|01-07-2007 07:44 AM|
Although I have read the posts on this forum for a couple of years now, this is the first time I've posted here. I have met many of you on other forums, and it will be nice to be back in touch with you and meet others as well. I agree with most of you about your comments on sunglasses, but I'd like to also throw out looking at Steve Haber's new sunglass company, he's the former owner of Bolle. I've tried them for almost a year now and love them, they certainly beat out my Costas, and for the price...it's really tough to beat. Anyway, just my $0.02. I look forward to corresponding with everyone, this seems to be another great forum!
|01-05-2007 06:59 AM|
I've spent the last several years moonlighting as a flats guide and have developed some opinions, for what they are worth, on this topic as well.
First of all, we have a serious crew on this site and the insights (pun intended) above are of a high caliber and worth listening to.
I agree that the new high contrast copper-tone (I forget the marketing names) are pretty close to ideal for all-around use because they work better in lower light as well as bright light and can help you detect shadow, profile and movement.
However we have all experienced those days when the sun angle hides the shadow, the light angle obfuscates the contrasts of it's already subtle profile.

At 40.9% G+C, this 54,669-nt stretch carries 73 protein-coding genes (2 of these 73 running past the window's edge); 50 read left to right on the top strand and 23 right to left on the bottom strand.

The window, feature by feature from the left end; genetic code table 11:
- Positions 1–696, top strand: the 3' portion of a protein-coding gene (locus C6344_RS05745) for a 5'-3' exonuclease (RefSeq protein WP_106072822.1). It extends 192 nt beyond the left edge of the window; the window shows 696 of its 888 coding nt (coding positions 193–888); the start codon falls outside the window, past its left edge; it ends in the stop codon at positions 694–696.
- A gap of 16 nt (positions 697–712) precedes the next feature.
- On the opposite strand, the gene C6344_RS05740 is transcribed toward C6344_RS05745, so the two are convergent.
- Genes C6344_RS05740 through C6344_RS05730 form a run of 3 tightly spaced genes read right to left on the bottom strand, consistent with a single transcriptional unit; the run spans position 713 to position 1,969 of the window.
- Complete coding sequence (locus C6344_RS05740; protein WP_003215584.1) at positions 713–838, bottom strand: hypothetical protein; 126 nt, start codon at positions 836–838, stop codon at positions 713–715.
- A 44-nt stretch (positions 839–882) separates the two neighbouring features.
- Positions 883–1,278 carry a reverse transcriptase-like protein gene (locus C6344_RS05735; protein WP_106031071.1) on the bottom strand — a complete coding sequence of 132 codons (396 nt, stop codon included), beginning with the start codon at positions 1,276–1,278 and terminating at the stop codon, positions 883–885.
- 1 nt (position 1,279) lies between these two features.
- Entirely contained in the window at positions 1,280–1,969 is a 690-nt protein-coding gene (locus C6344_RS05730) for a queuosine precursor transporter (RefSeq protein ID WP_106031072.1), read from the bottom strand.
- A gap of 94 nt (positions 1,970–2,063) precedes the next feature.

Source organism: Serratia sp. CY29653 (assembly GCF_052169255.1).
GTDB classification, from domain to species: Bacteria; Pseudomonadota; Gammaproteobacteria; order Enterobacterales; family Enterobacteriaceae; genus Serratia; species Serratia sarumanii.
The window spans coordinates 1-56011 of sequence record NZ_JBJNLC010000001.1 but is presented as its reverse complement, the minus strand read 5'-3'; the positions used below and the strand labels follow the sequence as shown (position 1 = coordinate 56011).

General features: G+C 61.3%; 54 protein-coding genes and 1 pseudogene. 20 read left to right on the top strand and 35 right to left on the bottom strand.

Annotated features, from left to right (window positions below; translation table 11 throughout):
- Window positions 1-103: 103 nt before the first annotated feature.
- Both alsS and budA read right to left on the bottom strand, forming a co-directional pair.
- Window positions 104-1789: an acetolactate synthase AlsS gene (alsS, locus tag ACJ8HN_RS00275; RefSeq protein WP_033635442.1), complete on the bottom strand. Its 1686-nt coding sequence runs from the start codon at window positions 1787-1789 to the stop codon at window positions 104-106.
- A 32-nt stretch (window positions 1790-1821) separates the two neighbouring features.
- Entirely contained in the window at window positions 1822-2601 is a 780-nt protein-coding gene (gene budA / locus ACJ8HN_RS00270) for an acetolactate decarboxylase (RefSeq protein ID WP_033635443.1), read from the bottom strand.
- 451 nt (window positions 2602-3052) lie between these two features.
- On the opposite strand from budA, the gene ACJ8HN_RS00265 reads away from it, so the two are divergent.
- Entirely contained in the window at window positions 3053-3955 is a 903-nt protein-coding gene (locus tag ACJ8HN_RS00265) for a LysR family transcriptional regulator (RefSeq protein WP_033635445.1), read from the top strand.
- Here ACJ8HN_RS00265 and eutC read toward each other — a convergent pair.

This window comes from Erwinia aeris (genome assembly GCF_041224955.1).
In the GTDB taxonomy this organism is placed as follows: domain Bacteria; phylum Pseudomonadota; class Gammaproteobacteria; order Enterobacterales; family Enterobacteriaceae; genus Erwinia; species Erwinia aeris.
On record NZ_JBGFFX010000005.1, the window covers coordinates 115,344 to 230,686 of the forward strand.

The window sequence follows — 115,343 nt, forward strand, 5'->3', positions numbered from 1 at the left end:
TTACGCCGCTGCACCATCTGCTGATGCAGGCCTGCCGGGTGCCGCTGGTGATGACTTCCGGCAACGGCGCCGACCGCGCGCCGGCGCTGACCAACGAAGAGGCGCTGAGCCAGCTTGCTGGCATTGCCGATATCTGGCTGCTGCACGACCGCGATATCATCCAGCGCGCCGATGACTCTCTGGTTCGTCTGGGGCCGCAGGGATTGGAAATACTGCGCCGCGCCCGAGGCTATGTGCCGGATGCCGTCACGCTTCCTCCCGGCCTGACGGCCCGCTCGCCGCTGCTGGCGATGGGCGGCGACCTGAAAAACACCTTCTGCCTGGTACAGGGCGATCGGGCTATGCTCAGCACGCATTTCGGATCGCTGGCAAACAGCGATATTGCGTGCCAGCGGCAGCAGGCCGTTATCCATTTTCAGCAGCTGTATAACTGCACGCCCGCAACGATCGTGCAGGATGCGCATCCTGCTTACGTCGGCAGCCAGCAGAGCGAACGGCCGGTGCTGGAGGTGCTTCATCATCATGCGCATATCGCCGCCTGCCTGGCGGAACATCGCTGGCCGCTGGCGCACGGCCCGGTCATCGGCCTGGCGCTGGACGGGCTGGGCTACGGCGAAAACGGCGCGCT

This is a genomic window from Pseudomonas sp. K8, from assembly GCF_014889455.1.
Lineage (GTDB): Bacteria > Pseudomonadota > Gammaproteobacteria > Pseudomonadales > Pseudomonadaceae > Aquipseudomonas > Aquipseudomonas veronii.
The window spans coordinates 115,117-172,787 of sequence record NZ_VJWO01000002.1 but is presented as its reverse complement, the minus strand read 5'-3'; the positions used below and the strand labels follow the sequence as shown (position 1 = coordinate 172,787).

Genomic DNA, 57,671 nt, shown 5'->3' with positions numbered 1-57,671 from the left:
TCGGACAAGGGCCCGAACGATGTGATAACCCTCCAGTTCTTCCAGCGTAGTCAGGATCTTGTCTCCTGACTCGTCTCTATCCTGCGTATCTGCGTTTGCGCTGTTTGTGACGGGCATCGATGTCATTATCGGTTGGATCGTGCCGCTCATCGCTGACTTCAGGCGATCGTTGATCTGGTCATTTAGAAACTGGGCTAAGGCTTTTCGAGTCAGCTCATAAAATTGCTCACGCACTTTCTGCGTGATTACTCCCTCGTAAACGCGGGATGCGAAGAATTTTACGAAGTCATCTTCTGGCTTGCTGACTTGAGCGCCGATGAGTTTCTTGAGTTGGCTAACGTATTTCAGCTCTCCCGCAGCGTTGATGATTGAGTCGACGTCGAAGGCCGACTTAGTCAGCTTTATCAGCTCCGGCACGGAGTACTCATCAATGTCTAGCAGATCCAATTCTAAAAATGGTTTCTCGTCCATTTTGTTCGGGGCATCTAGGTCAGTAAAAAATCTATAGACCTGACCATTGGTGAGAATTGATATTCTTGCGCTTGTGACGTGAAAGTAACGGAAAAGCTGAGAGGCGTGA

One of the things I admire most about bones, stripers and the like are the way they can glide over a flat as if they are an apparition - a spooky ghost-like float giving only a tiny scrap of visual feedback to all but the most experienced eye.
At these times I find color to be the primary trigger in detecting fish on the flats and that's when premium quality gray lenses come into their own. I prefer the Maui Jim titanium gray lenses but I am sure there are others.
Mine are several years old and because I take good care of them are virtually scratch-free still. Maui will replace the lenses for a very good price BTW.
My everyday glasses are the new high contrast Maui coppers (again I forget the fancy name) in the 'sport' model which is half the price. These are in need of new lenses after three years of HARD service in 4 seasons of use as driving, fishing and all-purpose glasses.
One tip - put your shades on a neck loop, they will last forever unless you have them off the eyes and you lean onto a gunwhale to land a fish (crunch).
|01-04-2007 11:43 PM|
Sketchy, man, sketchy...
First off, good responses all round. Main thing I'd say is forget grey or greenish lenses for flats fishing. Period. I've proved time and again that they simply don't work as well as other lens colors. Clients that have the grey lense try their buddy's amber or copper lenses and can't believe the difference.
Personally, I've never owned a pair of real fishing glass, like Costas, Smith, or Ocean Waves. Certainly no Maui Jims (who can afford them?). I fished a pair of "vermillion" tinted Oakley 5's for a few years (until a small, leaky vial of 99% deet ate them alive). Most recently I use a pair of surfers sunglasses by the name of Arnette I picked up in Hawaii. The lens color is probably best decribed as copper or bronze and is a little browner than you'd expect. I fish lots of turtle grass flats and find they work great for highlighting fish. The design is wrap-around and they're unbelievably lightweight. Of course, all the drawbacks of polycarbonate lenses apply: easily scratched, deteriorate/fade in sunlight, etc.